Barely an hour passes these days without a company giddily announcing a new AI partnership to improve its performance. But does the current state and limitations of AI belong in long-term disability benefits, a realm where crucial financial security and even people’s lives may be at risk?
Prudential’s press release is all fairies and rainbows, as one would expect. They go to great lengths to explain how AI processing insurance claims applications will improve the process for everyone involved, namely by streamlining the most manual and tedious stages of the work.
Much like large language models that write stories, tell jokes and offer ideas for pie recipes, if AI is fed enough long-term disability data, it could theoretically be an effective first line of defense for the massive number of applications that insurance companies must manage. But that’s a monstrous “if,” which can have life-altering or even life-threatening ramifications for applicants in need of critical treatments.
The press release stresses how “blending human touch with advanced technology” will revolutionize the industry for the better. Unfortunately, we’ve already written about the shameful downsides of incorporating AI into claims reviews, after a ProPublica investigation revealed that insurance provider Cigna was using the technology to bulk-reject claims at a rate of 50 every ten seconds.
What should applicants expect?
While there is no supporting data available yet about the effectiveness or feasibility of machines evaluating someone’s capacity to work, people who have seen the ugly side of the ERISA application and appeals process have cause for concern. The repeated references in Prudential’s press release about facilitating applicants’ recovery and return to work certainly sound appealing, but this suggests that insurance providers have a role in the recovery of a sick or injured person in the first place. That’s work their primary care and specialty doctors should be doing.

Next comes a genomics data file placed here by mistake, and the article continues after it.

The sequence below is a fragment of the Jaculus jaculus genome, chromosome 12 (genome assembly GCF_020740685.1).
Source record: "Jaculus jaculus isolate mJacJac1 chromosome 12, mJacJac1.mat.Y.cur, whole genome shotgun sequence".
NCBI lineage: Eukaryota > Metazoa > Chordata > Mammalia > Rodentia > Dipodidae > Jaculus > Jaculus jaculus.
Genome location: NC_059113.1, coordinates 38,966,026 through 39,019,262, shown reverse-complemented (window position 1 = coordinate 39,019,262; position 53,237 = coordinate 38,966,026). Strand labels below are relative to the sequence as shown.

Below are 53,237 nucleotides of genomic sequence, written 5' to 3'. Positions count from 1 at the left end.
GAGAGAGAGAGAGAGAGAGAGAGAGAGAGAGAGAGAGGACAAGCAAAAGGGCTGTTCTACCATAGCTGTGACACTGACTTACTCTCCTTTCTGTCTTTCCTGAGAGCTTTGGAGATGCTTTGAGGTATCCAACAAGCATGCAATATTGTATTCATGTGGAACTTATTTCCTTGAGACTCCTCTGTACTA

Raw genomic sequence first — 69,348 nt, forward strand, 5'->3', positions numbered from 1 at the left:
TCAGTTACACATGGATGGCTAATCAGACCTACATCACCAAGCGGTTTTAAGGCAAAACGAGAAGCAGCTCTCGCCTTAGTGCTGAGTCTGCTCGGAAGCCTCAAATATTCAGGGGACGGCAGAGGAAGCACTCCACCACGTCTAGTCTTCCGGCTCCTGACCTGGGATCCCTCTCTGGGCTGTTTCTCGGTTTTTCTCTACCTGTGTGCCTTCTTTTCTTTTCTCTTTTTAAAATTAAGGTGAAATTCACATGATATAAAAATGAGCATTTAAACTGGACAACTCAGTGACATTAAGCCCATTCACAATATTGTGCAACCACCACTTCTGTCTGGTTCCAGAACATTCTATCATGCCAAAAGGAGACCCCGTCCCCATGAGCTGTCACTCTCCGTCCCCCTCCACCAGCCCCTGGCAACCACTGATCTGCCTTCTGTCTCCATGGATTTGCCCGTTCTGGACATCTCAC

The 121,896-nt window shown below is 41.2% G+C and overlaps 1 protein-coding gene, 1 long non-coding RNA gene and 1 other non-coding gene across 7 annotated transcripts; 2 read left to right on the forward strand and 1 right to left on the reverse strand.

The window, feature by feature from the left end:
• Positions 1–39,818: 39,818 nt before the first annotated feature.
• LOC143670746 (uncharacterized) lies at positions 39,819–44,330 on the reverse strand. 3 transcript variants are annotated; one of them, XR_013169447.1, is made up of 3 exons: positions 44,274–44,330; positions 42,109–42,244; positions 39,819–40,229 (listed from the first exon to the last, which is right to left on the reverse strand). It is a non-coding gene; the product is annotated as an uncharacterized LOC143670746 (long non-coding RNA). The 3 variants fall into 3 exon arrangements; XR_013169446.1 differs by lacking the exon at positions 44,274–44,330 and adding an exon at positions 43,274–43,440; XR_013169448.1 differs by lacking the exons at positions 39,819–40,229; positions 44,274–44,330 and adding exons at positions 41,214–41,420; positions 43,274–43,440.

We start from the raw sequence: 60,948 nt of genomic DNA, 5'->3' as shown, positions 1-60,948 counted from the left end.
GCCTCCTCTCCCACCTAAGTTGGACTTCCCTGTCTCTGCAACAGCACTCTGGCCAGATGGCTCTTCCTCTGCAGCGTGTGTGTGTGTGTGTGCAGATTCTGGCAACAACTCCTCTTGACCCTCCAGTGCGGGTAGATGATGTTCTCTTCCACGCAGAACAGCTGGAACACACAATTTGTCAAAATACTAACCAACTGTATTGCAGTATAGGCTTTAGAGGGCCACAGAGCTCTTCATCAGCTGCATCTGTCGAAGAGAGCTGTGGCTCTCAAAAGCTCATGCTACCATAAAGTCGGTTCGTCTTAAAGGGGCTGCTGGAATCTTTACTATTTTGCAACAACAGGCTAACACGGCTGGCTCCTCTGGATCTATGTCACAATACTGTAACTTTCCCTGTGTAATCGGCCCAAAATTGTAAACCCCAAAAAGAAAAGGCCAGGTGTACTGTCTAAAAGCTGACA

We see countless cases where insurance providers deny everything from long-term benefits to asthma inhalers on the strength of a review by an in-house doctor who has never examined or even spoken to the applicant. In some instances, these doctors have no training in the medical field they’re tasked with reviewing.
Now imagine AI performing the same tasks. Prudential’s proposed model seems primed for misdiagnoses and invalid denials, simply because the applicant didn’t include a handful of important keywords the AI needed to approve the application. While reviewing initial applications may go faster, the flood of appeals may supersede any time savings, not to mention delaying desperately needed benefits. AI technology may, in the distant future, be able to reliably review ERISA claims and indeed streamline the process for insurance providers, who can then devote more time to applications that require human intervention.
However, for the moment, all evidence suggests that AI technology lacks the sophistication to do the work they say it can do. What’s more likely is that profit-minded humans will direct the technology to save the company money, not help those in need.